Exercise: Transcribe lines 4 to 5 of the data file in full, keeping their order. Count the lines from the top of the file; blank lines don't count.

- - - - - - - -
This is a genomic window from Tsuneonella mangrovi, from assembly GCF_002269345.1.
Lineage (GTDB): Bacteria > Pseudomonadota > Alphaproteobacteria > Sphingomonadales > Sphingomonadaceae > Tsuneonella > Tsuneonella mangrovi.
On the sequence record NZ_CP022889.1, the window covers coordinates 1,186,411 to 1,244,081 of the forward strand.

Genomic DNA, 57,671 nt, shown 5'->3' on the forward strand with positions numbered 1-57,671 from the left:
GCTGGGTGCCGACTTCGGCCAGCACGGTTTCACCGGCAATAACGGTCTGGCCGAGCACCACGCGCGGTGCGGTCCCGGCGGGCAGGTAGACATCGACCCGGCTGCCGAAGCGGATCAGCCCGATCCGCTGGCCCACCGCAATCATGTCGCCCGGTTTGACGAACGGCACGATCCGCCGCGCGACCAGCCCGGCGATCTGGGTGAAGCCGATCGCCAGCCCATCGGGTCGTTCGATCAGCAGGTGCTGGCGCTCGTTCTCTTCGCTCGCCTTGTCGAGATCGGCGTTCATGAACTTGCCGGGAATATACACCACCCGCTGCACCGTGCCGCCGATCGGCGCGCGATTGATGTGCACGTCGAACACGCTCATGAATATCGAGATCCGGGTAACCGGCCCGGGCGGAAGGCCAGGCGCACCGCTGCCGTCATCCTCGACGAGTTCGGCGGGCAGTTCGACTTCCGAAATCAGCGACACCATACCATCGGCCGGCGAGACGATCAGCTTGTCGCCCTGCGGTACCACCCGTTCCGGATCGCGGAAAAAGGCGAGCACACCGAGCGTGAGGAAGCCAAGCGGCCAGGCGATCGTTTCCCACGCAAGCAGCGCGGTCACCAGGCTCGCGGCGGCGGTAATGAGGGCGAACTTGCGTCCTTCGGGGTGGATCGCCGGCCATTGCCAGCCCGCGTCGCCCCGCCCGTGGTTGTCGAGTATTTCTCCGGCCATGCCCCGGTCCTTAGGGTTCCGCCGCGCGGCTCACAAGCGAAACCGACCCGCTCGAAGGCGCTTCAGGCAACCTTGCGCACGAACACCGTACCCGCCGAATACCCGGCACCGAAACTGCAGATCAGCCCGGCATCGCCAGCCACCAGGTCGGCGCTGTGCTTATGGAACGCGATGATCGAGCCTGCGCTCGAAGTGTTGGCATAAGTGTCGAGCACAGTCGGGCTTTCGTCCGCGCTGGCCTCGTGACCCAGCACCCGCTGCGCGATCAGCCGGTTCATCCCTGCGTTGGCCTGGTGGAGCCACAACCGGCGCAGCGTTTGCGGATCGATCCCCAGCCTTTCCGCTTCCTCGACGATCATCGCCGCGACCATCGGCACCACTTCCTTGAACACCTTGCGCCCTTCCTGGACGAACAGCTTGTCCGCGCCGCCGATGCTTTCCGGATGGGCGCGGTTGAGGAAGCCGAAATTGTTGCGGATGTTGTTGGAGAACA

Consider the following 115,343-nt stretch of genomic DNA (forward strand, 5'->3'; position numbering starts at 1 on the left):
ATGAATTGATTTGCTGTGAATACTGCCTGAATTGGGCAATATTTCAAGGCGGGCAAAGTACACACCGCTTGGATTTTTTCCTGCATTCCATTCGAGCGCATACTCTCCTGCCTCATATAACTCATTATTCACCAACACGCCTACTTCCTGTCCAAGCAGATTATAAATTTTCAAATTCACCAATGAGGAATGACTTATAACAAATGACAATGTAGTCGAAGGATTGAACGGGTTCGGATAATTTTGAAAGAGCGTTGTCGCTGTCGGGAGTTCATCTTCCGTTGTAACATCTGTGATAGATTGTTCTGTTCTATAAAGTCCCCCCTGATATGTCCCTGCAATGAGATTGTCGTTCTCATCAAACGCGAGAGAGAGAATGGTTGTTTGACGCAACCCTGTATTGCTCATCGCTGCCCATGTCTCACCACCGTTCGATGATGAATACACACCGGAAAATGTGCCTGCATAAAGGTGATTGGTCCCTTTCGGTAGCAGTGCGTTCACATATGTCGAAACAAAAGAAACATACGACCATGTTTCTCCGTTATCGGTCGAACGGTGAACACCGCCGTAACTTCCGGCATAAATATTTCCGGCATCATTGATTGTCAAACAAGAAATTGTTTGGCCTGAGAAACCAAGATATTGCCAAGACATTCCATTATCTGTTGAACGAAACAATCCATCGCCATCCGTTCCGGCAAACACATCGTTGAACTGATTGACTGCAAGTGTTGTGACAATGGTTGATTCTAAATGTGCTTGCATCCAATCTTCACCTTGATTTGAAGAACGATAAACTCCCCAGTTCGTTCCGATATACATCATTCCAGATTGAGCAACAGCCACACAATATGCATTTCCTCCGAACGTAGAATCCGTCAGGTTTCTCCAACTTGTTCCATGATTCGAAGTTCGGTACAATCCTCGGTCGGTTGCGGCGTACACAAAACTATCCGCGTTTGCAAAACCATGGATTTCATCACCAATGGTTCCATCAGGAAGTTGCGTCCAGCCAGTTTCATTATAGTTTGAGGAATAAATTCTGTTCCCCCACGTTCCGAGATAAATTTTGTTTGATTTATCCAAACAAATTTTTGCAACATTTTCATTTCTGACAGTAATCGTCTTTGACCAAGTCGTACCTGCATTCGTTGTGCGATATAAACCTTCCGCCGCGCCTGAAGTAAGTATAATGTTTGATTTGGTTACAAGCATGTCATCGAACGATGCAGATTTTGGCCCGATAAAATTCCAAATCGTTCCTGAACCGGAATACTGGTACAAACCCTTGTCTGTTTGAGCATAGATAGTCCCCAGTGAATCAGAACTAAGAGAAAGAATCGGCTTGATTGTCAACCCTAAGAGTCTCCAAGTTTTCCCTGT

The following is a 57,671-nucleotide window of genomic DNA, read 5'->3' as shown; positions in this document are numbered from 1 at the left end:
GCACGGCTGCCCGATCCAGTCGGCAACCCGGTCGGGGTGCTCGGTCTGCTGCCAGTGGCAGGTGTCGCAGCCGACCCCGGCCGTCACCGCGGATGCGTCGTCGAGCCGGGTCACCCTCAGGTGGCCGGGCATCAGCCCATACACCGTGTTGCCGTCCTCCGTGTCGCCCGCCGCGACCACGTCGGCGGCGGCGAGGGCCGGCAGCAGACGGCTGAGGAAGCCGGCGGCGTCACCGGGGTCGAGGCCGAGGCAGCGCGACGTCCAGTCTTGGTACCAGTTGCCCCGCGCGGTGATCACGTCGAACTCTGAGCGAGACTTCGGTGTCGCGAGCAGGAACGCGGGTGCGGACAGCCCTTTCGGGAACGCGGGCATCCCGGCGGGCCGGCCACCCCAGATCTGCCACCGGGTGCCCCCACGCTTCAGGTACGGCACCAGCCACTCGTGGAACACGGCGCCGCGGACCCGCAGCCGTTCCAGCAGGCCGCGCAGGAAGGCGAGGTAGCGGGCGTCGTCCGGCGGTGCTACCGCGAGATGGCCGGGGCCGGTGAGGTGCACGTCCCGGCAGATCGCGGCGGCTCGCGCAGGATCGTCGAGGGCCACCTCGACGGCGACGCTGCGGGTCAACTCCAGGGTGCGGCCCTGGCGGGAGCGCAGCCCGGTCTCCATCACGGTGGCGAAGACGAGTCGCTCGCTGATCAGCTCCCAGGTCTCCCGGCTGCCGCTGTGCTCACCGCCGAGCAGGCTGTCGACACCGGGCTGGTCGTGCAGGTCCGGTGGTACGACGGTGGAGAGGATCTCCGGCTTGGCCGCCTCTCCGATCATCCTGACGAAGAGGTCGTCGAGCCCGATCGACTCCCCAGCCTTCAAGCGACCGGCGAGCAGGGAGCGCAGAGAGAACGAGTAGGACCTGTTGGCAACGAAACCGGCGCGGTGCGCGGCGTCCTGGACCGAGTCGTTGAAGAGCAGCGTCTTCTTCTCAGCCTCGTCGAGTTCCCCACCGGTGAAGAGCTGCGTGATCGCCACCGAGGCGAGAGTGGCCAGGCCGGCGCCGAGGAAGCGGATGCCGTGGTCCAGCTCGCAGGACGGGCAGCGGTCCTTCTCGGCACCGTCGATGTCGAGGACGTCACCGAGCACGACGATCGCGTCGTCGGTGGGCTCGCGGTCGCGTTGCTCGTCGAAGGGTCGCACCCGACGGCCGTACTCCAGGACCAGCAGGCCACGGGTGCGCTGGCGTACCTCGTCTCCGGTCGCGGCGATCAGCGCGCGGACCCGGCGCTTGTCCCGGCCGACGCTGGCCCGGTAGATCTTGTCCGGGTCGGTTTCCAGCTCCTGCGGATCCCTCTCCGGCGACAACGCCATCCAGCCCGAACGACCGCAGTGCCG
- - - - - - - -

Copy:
Genomic DNA, 57,671 nt, shown 5'->3' on the forward strand with positions numbered 1-57,671 from the left:
GCTGGGTGCCGACTTCGGCCAGCACGGTTTCACCGGCAATAACGGTCTGGCCGAGCACCACGCGCGGTGCGGTCCCGGCGGGCAGGTAGACATCGACCCGGCTGCCGAAGCGGATCAGCCCGATCCGCTGGCCCACCGCAATCATGTCGCCCGGTTTGACGAACGGCACGATCCGCCGCGCGACCAGCCCGGCGATCTGGGTGAAGCCGATCGCCAGCCCATCGGGTCGTTCGATCAGCAGGTGCTGGCGCTCGTTCTCTTCGCTCGCCTTGTCGAGATCGGCGTTCATGAACTTGCCGGGAATATACACCACCCGCTGCACCGTGCCGCCGATCGGCGCGCGATTGATGTGCACGTCGAACACGCTCATGAATATCGAGATCCGGGTAACCGGCCCGGGCGGAAGGCCAGGCGCACCGCTGCCGTCATCCTCGACGAGTTCGGCGGGCAGTTCGACTTCCGAAATCAGCGACACCATACCATCGGCCGGCGAGACGATCAGCTTGTCGCCCTGCGGTACCACCCGTTCCGGATCGCGGAAAAAGGCGAGCACACCGAGCGTGAGGAAGCCAAGCGGCCAGGCGATCGTTTCCCACGCAAGCAGCGCGGTCACCAGGCTCGCGGCGGCGGTAATGAGGGCGAACTTGCGTCCTTCGGGGTGGATCGCCGGCCATTGCCAGCCCGCGTCGCCCCGCCCGTGGTTGTCGAGTATTTCTCCGGCCATGCCCCGGTCCTTAGGGTTCCGCCGCGCGGCTCACAAGCGAAACCGACCCGCTCGAAGGCGCTTCAGGCAACCTTGCGCACGAACACCGTACCCGCCGAATACCCGGCACCGAAACTGCAGATCAGCCCGGCATCGCCAGCCACCAGGTCGGCGCTGTGCTTATGGAACGCGATGATCGAGCCTGCGCTCGAAGTGTTGGCATAAGTGTCGAGCACAGTCGGGCTTTCGTCCGCGCTGGCCTCGTGACCCAGCACCCGCTGCGCGATCAGCCGGTTCATCCCTGCGTTGGCCTGGTGGAGCCACAACCGGCGCAGCGTTTGCGGATCGATCCCCAGCCTTTCCGCTTCCTCGACGATCATCGCCGCGACCATCGGCACCACTTCCTTGAACACCTTGCGCCCTTCCTGGACGAACAGCTTGTCCGCGCCGCCGATGCTTTCCGGATGGGCGCGGTTGAGGAAGCCGAAATTGTTGCGGATGTTGTTGGAGAACA